CON 39% (-2) LAB 26% (-1) LD 20%(+3)I have to agree with these conclusions, sadly, but not the reasoning behind them, at least as it's presented in Mr Smithson's post.
YouGov poll gives the Lib Dems a boost at both other parties’ expense
A YouGov poll for tomorrow’s Telegraph will bring some welcome relief for the Lib Dems with a three point boost in their rating. Both the Conservatives and Labour are down, with the Conservatives dropping back below 40%. The changes are against the Sunday Times poll, conducted by YouGov and published on 11th September. All the changes are within the margin of error but only just in the case of the Lib Dems.
Despite the Lib Dem conference producing mixed messages from the platform and struggling to make much impact beyond a genuinely headline-grabbing ‘mansion tax’, it would appear that the public liked what they heard. It makes you wonder what a really successful conference might have achieved.
There look to be some interesting figures further down the questions on the various party leaders with the Telegraph claiming that none is as popular as his party. Without seeing how adjustments and don’t knows are counted, it’s difficult to draw too strong a conclusion but it’s not good news for Cameron if so (it’s not good news for any of them but Brown’s been personally unpopular and Clegg relatively anonymous for ages).
Of course, Labour and the Conservatives still have their own conferences to come and we’ll only get a true picture after they’ve all taken place. Even so, a small amount of humble pie on my part - it’s only one poll but if it’s representative, the Lib Dem’s do stand a good chance of gaining during the election campaign from the increased coverage.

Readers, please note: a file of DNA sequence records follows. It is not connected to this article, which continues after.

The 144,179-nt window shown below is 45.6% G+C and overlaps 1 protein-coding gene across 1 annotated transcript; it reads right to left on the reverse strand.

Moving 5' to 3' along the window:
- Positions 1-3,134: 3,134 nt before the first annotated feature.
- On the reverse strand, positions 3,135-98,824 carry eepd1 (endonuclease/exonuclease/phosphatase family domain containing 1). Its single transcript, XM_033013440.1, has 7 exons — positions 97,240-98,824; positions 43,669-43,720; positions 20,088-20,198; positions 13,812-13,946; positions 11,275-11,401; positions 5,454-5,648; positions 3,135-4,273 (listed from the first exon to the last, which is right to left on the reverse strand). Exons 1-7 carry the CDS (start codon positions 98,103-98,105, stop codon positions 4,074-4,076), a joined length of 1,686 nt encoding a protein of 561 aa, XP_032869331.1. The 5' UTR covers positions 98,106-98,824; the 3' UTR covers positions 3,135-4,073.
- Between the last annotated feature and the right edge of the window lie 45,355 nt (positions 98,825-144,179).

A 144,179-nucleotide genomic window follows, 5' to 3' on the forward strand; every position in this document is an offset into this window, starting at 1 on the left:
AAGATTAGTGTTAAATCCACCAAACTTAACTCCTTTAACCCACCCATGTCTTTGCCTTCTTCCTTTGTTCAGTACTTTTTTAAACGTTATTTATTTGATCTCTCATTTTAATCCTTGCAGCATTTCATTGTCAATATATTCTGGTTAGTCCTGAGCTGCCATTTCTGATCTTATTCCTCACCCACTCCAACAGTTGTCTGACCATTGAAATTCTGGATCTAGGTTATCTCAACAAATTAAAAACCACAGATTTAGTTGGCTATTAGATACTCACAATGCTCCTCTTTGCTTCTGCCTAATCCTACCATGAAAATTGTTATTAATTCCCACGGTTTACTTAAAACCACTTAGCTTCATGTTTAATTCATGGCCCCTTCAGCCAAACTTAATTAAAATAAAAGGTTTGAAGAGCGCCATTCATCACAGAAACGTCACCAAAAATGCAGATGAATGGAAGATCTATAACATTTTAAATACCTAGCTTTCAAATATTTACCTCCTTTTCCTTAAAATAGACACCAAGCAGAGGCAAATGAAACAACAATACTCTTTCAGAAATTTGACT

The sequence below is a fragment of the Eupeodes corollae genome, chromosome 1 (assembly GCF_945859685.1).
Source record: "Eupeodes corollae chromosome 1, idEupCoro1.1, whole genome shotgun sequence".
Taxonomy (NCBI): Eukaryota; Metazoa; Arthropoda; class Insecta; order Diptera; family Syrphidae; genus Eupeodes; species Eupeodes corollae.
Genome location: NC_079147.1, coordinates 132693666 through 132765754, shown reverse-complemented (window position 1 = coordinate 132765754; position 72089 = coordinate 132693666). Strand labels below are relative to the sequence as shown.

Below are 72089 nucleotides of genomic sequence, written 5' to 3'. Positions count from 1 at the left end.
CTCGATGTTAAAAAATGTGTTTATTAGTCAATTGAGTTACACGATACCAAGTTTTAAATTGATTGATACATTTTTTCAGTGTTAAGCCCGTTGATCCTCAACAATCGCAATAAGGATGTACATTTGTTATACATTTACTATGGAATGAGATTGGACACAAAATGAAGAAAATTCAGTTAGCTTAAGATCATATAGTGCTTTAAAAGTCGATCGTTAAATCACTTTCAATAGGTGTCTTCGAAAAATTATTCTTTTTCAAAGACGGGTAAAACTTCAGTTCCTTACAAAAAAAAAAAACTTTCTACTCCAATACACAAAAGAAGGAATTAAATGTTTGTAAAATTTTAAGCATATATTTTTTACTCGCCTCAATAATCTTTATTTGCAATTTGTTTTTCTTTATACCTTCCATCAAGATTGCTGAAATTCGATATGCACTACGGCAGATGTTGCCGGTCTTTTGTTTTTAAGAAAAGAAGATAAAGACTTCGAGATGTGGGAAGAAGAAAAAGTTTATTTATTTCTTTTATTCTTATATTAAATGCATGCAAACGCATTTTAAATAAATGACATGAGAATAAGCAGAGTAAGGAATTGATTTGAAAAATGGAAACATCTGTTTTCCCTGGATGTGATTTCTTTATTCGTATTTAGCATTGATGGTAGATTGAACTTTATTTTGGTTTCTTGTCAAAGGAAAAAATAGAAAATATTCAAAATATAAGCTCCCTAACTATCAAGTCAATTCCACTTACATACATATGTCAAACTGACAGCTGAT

I've got to say, mind you, once I had digested this poll and paused for a few moments to wonder and despair at the ease with which what seems to be a vast number of British people potentially are influenced by what is basically nonsense (the LibDim conference being the case in point), I realised that this actually signifies something I had known all along - because I feel it too: David Cameron must start leading not only the Conservative party, but the country as a whole. He has to set the agenda from here on in. The country has moved on from Brown and Labour - that's obvious. It's demanding better than Brown - but it's also demanding a choice.
So even though Cameron's still the Leader of Her Majesty's Official Opposition, he has to demonstrate that he is what the country clearly wants (and I want) - a real leader. If people, as this poll shows, are that easily swayed by empty, badly stage-managed speeches from a minor, disunited opposition party in a state of management confusion and policy disarray, then he has the opportunity - and the duty - to reveal that what he will offer is genuinely better than that. He has to show the country what real political quality looks like. (Clue: it doesn't look like Nick Clegg.)
The Labour conference might produce some brief holiday from his own uselessness for Brown, but it will ultimately be an irrelevance. The only conference that matters this autumn is the Conservative conference; the only speech that matters this autumn is Cameron's.
That's what this poll really shows and woe-betide the Tories if they don't take heed. This is their moment genuinely to shine in front of a massive, receptive national audience that's almost ready to trust them again and is willing them to succeed.
No pressure, then.